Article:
A light and electron microscope investigation of the host-parasite relationship in the brains of mice with congenital toxoplasmosis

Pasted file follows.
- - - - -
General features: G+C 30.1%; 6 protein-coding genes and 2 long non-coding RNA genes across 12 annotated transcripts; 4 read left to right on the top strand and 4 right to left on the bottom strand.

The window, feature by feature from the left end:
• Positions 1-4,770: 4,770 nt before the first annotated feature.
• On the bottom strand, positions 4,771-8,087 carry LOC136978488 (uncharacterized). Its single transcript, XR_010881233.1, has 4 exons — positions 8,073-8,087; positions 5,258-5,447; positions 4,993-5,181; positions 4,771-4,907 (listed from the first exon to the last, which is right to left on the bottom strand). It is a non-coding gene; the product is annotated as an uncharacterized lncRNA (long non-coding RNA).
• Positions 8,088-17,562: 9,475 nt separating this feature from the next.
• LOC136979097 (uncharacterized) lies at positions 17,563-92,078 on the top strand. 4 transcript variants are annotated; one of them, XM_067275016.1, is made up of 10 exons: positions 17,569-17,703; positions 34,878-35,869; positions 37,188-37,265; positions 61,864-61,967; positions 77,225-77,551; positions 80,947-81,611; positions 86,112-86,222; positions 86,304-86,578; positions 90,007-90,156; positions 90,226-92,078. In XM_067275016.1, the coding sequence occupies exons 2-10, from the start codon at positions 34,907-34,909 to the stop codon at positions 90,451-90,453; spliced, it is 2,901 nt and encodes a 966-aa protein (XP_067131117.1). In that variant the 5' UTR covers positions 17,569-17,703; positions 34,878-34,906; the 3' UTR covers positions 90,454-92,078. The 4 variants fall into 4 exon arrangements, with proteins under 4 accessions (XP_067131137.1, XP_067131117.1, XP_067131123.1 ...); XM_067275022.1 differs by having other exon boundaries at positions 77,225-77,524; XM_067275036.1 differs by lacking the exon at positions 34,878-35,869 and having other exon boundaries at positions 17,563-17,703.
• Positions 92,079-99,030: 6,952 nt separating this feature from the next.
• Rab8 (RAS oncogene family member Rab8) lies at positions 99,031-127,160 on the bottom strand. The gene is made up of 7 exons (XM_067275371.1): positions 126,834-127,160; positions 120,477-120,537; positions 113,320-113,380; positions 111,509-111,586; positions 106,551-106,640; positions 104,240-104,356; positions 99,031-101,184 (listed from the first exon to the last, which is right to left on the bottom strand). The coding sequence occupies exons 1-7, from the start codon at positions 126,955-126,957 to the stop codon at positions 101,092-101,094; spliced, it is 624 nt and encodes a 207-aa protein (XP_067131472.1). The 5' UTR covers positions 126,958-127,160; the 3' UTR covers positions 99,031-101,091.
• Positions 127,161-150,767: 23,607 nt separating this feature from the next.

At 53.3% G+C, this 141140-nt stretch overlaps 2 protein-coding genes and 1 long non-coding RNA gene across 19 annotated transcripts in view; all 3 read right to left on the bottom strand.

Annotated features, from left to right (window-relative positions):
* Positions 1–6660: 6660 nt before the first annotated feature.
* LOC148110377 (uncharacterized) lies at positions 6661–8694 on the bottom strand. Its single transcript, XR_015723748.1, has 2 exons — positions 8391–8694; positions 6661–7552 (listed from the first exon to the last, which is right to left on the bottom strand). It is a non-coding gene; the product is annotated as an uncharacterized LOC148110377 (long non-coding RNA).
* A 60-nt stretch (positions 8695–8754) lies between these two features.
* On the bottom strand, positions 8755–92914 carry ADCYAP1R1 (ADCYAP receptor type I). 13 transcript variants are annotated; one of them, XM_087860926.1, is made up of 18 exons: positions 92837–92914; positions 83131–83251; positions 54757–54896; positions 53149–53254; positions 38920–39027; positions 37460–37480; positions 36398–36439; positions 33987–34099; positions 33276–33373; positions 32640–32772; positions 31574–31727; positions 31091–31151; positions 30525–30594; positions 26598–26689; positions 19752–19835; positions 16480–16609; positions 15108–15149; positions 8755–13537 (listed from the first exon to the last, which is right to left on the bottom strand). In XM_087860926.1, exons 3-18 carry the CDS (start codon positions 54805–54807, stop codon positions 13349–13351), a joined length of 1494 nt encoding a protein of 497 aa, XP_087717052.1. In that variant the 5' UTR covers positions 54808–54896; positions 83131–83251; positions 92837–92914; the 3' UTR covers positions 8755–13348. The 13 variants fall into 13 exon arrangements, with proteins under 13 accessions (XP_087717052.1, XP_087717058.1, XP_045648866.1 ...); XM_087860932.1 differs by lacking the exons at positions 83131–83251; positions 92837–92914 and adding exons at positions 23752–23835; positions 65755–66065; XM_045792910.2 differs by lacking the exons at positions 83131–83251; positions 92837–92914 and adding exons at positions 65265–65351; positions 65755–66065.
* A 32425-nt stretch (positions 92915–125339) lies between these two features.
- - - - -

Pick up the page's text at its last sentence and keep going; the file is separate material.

Impregnation of the wall of intact tissue cysts in the brains of mice with congenital toxoplasmosis, with reduced silver salts and protargol silver suggested that it was composed, at least in part, of components derived from the neuronal cytoskeleton. Electron microscopy extended these observations and revealed that intact tissue cysts were separated from the extra-cellular compartment by a layer of neurofibrillae enclosed within the host cell membranes. Immunohistochemical staining confirmed that this layer contained neurofilament protein. Interior to this layer was a much convoluted parasitophorous vacuole membrane; exterior was the host cell membrane. In most cases, synaptic plates were noted on the outer plasma membrane. In no instance were tissue cysts observed either within neuroglial cells or in the absence of a host cell. Electron immunocytochemistry, using a rabbit polyclonal antiToxoplasma IgG as the primary layer in immunogold staining, revealed that Toxoplasma antigenwas widely distributed within the matrix of the cyst, being most concentrated in the proximity of the inner surface of the parasitophorous vacuole membrane. Relatively little Toxoplasma antigen was detected directly associated with cystozoites. Small amounts of antigen were detected directly associated with cystozoites, within host cell components exterior to the parasitophorous vacuole membrane and in the host neuropil, immediately adjacent to the tissue cyst. The inter-relationship between inflammatory lesions associated with small vessels, in close proximity to intact tissue cysts, suggest that there may be 'migration' of these cells, in an ordered sequence, towards the Toxoplasma antigen secreted from the tissue cysts.